For Kyle Louis, who fishes in Steveston, British Columbia, learning that his American counterparts were hitting the water as he was forced to dock was heartbreaking.
“Fortunately for me, I am engaged in other fisheries. I make crab, shrimp, herring. their boats, they’re going to be forced to sell their gear, » he said from Cowichan Bay.
Industry asks for government help
James Lawson, president of the United Fishermen and Allied Workers Union-UNIFOR, said some commercial fishermen went to sea thinking they were going to fish and could not afford to return home without a catch.
The federal government is not providing enough transition support for fishermen as the industry collapses around them, he said. Employment insurance is inaccessible when tied to income that does not exist and permit fees should be reduced for financial relief, he said.
1/7 up & along the Pacific Coast, from Bristol Bay, Alaska, to Columbia, #sockeye returns broke records this year. For example, twice the expected number of salmon returned to the Skeena River in British Columbia. The exception is the #FraserRiver. Why are Fraser sockeye returns so low? pic.twitter.com/umCBrciGb9
« They should be looking for a labor adjustment for us, maybe disaster relief, » he said, noting that the fishery had been restricted for years.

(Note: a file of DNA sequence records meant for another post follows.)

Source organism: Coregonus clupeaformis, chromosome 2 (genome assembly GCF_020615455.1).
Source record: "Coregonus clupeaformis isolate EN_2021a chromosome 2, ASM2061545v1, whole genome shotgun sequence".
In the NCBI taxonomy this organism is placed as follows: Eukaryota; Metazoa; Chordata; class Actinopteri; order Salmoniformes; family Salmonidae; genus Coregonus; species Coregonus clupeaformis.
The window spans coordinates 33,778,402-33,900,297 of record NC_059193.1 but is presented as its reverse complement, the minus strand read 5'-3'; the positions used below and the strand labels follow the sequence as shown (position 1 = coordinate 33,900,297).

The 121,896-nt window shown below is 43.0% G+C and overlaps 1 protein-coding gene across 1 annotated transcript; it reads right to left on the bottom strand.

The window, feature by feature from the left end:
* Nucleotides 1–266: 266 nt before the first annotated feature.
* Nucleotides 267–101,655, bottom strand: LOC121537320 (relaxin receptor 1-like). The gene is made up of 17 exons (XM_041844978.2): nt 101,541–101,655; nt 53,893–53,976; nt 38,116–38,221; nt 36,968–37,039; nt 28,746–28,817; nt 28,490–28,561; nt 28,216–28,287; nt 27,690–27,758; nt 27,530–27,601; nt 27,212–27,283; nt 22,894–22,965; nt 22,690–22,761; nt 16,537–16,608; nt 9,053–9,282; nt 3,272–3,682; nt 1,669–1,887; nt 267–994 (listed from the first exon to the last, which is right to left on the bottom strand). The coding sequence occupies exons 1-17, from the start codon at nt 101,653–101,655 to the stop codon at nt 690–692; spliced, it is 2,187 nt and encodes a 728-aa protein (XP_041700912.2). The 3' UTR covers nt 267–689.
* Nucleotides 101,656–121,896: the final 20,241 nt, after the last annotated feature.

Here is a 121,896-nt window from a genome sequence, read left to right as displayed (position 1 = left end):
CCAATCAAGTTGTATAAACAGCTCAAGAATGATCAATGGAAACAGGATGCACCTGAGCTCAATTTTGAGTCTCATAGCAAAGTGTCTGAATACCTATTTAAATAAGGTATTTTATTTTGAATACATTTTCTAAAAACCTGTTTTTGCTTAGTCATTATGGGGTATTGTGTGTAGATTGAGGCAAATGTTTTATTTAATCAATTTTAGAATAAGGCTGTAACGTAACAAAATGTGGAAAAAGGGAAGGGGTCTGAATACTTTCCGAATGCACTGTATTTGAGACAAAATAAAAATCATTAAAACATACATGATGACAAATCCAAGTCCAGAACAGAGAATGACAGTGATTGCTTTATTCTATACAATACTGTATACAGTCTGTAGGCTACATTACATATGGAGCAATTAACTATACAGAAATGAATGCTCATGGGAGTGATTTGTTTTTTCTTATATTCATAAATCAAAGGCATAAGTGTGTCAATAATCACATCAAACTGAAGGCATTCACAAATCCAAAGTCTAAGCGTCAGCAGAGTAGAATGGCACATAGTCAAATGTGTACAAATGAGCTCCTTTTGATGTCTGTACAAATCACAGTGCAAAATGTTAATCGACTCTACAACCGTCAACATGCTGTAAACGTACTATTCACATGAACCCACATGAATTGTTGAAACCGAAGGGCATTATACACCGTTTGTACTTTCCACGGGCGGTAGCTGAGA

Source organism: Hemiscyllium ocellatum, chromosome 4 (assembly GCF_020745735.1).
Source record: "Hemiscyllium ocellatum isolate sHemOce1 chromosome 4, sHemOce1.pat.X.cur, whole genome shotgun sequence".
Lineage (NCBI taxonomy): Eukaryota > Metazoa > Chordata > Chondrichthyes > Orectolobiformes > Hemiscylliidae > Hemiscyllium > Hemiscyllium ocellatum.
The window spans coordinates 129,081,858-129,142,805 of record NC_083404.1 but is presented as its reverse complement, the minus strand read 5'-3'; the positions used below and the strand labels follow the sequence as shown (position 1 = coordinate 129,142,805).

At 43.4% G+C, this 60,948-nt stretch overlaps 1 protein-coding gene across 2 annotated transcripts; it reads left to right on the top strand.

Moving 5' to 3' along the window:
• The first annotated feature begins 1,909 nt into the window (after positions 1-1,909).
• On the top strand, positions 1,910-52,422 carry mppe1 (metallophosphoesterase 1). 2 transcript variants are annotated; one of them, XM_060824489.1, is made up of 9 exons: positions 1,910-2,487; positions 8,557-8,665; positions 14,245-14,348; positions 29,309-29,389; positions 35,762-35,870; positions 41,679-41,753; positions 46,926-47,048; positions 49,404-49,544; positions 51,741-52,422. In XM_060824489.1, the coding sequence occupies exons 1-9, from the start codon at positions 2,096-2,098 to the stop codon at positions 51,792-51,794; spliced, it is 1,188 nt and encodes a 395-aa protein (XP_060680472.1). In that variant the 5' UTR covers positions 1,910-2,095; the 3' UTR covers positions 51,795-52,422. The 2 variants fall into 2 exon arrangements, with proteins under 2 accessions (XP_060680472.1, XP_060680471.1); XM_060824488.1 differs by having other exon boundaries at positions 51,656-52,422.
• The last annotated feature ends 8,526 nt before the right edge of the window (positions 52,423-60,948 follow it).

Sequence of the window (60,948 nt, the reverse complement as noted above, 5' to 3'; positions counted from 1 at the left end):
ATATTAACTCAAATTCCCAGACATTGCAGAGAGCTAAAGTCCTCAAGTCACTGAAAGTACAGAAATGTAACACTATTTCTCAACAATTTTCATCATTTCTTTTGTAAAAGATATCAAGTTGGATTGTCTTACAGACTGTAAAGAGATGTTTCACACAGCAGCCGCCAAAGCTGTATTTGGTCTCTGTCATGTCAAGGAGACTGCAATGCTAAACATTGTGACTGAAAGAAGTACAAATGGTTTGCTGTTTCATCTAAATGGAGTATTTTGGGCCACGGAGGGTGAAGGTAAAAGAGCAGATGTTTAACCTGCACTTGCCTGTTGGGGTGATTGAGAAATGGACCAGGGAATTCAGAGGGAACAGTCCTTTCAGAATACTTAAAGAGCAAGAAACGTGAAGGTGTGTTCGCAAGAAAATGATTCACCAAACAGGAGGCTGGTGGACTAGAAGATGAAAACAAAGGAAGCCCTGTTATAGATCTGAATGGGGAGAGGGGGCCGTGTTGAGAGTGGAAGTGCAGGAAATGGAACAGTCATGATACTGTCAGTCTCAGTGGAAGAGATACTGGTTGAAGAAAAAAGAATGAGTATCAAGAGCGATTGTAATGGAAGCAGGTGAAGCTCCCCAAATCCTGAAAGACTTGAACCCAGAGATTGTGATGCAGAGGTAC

The union believes in acting on the best available science and agrees with the commission’s estimates, including those on Thursday, which predicted a temporary harvest, he said. Now that the peak has passed, the brief chance to fish has passed.
« What little opportunity there was, the Americans effectively took it, leaving us out of the water. They beat us to the fist while our government kept us tied to the dock, » he said. declared.
Fraser returns an « anomaly »
The Fraser’s small upwellings are a concerning anomaly that could indicate the impact of human activity, according to Taylor.
In particular, returns of sockeye salmon to other parts of the North Pacific, from Russia to the Columbia River, have been strong, he said. They include the Skeena River and the Barclay Strait in British Columbia.
The Fraser’s lowest yields are in the southern and eastern parts of the watershed where humans have altered the landscape, he said. Bad runs this year include the famous Adams Rivers run and others in the Kamloops and Shuswap areas.
« That raises a few questions. You know, that’s where a lot of the population lives, that’s where we humans have really manipulated the habitat, » he said, adding that the climate change also contributes to warming waters, forest fires and other local negative effects. implications.
Fraser River sockeye declines may be canaries in the coal mine, potentially reflecting the health of the Salish Sea and the lands around it, he added.
« I hate to use that tired old metaphor, but they really are, » he said.
The numbers should send warning signals to all British Columbians about the need to reform logging practices and protect and rehabilitate habitat, he said.
« The future doesn’t look good for the poor salmon unless we do it. »